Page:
Their View: Cooking simply sounds great, but it is not cheap

I don’t need to tell you that food has fashions. Remember when every restaurant with any ambition had a spinach salad with pecans, goat cheese and some sort of onion shaving? That’s now passé even in its last refuge, the twee cafes of Rust Belt suburbs. Or when truffles seemed to sprout from menus like, er, mushrooms, only to disappear almost as quickly, presumably off to hibernate in some subterranean darkness?

For the past five to 10 years, the most notable fashion has been for the complex, spicy and exotic. Foodies exchange worried tips for storing the “basic” spices now grown too numerous for any sort of conventional cupboard. Bitter supertasters exchange angry polemics on the snobs who don’t seem to realize that those of us with less blunted palates might not want every alcoholic beverage well fortified with hops, Campari and an extra-strong helping of Angosturas. Those whose sensitive or aging gastrointestinal tracts cannot cope with all that glorious capsaicin sigh, and order the roasted chicken. Again.

History is reaction and counterreaction. The pendulum is swinging back, and I detect a new movement afoot: KISS. Which means, yes: Keep it simple, stupid. And I like it.

Last spring and summer, I found myself focusing on meals that were almost all vegetables, cooked with minimal spices. Zucchini sliced thin and roasted, tossed with a little garlic and lemon, and possibly, if I was feeling extravagent, herbes de provence or parmesan. Corn cut off a fresh cob and parboiled for just a minute, then finished with brown butter or truffle oil. Fresh tomato sandwiches with homemade bread and ricotta. And our new household favorite: chicken roasted with Thomas Keller’s Epicurious.com recipe, above a pan filled with new potatoes, frozen artichoke hearts and pearl onions. Without all the spices, you get the simple, perfect flavors of the underlying ingredients.

There is, however, a problem with this sort of cooking: When you have only a few ingredients, they often must be really good. Cooking this way with tomatoes and corn off the supermarket shelf is bound to be fairly disappointing.

It’s no accident that certain sorts of food movements, like “eat local” and “eat simple,” tend to start and thrive on the West Coast. If you’re living next door to California’s abundant, incredible produce, it’s easy to say that everyone ought to eat fresh local produce rather than some processed or imported version. Elsewhere, however, it’s available in only a narrow annual window — and if you don’t have the income to shop at a farmer’s market, or nearby land where you can shop at farm stands or grow your own, it functionally isn’t available at all. Buying lots of spices isn’t cheap, but it’s a lot cheaper than trying to feed a family of four on farm-fresh produce in a typical metropolitan area.

These recipes are often also quite labor-intensive. In spicy dishes, cooking time and lots of ingredients can substitute for prep work. Simplifying flavors means more prep work, since you can’t use processed stuff from the supermarket, and precision cooking. That corn dish above isn’t terribly difficult, but you do need to shuck all those ears, then slice the kernels off, then make brown butter while watching it intently to ensure it doesn’t go from “brown” to “carbonized,” then boil the kernels for exactly a minute in salted water, then fish them out with a strainer, and plop them into the pan with the brown butter … and a lot of you thought “sheesh, never mind” sometime around Step 3. Moreover, unlike spicy ragouts or casseroles, all this prep has to be done shortly before you eat, meaning there’s no lounging around with the guests in the living room during cocktail hour. Or arriving home from work half an hour before serving dinner.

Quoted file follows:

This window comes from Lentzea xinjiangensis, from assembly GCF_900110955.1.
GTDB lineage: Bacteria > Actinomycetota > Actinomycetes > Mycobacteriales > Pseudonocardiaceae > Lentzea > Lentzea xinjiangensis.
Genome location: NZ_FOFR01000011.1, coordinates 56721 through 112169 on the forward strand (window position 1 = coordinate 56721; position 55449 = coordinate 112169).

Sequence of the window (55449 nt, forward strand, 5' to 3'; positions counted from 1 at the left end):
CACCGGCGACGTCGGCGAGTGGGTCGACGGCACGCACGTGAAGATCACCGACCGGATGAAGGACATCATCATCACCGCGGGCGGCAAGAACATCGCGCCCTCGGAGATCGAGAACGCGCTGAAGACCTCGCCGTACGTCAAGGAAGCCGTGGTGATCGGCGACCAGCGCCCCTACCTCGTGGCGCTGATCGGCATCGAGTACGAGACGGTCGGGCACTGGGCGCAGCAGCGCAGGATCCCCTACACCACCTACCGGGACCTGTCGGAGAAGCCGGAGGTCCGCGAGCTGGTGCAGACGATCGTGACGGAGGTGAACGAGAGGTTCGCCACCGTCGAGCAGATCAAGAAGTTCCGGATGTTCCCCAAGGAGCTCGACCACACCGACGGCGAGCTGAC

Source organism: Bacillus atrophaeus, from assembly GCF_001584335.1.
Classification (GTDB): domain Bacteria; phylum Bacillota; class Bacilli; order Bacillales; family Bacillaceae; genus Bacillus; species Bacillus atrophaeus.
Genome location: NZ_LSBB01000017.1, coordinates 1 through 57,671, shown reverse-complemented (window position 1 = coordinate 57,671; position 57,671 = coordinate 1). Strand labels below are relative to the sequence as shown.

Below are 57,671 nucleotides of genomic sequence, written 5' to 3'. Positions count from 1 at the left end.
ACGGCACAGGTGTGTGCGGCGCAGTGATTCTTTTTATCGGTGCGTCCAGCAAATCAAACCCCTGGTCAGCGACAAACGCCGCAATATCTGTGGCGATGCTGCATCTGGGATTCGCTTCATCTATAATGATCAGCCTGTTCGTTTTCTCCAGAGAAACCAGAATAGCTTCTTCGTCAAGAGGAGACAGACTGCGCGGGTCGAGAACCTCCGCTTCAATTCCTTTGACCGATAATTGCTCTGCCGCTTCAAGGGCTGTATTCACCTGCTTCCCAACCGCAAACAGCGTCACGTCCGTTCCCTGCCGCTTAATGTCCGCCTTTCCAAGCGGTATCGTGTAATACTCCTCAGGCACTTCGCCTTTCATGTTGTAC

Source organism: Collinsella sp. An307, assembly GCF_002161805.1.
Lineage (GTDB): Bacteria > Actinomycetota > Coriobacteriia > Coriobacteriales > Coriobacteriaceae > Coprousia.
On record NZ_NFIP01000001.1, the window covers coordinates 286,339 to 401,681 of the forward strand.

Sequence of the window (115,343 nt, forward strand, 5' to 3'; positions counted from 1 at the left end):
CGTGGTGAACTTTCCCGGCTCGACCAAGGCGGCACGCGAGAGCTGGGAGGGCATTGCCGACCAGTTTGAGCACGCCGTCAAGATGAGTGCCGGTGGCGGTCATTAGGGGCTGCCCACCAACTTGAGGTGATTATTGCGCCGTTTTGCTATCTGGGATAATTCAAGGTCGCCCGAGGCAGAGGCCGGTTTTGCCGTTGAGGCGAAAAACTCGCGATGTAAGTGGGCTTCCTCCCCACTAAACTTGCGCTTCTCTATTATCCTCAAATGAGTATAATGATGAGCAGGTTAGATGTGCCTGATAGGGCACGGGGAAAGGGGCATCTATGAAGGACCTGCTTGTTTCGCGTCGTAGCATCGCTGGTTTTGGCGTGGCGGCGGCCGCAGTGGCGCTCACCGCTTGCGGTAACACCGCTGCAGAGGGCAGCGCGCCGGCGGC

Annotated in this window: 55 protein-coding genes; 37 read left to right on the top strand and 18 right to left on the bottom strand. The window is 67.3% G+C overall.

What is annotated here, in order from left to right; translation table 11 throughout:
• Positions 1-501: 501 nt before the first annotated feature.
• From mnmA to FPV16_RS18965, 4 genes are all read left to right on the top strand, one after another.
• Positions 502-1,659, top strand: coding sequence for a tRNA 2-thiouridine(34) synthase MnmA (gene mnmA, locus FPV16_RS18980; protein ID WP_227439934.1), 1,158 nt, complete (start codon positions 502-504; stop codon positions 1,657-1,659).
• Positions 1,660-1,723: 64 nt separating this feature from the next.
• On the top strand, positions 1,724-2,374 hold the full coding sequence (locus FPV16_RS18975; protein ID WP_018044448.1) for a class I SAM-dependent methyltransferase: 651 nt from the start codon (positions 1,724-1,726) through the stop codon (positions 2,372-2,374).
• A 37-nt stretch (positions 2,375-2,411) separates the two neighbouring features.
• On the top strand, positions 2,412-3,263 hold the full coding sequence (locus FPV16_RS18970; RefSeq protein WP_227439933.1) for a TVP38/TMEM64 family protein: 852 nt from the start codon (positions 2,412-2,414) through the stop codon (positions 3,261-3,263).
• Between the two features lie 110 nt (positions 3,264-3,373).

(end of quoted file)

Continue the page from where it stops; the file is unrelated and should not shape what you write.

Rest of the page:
Some recipes that work just fine with supermarket substitutes and less-bothersome-than-you’d-think prep. That tomato sandwich can be made with a no-knead bread recipe and grape tomatoes whirled around in the food processor for 10 seconds with a clove of garlic and a cube of Dorot frozen basil. Homemade ricotta is absurdly easy.

You can also improve the quality of your ingredients at least somewhat. My favorite discovery this year was dry-aging a rib roast at home and then cutting it into steaks, using Umai Dry’s new consumer system, which is basically some special bags and a vacuum sealer that let you age in your refrigerator. Though I gave up on vacuum-sealing the bags, using the water displacement method instead, after 28 days our Costco rib roast had turned into tender, amazingly flavorful steaks that I’d estimate as better than 90 percent of the way there to a piece of meat at a top-notch steak place like David Burke’s Primehouse — at a total cost, for all 12 steaks, less than taking one of us to David Burke’s for some cocktails and dinner.

So if you want to bring a little more simplicity into your cooking, you probably can. Nonetheless, I’d guess that this won’t become a lifestyle for more than a narrow elite. For the cash and time-constrained consumer, the new simplicity is just too complicated.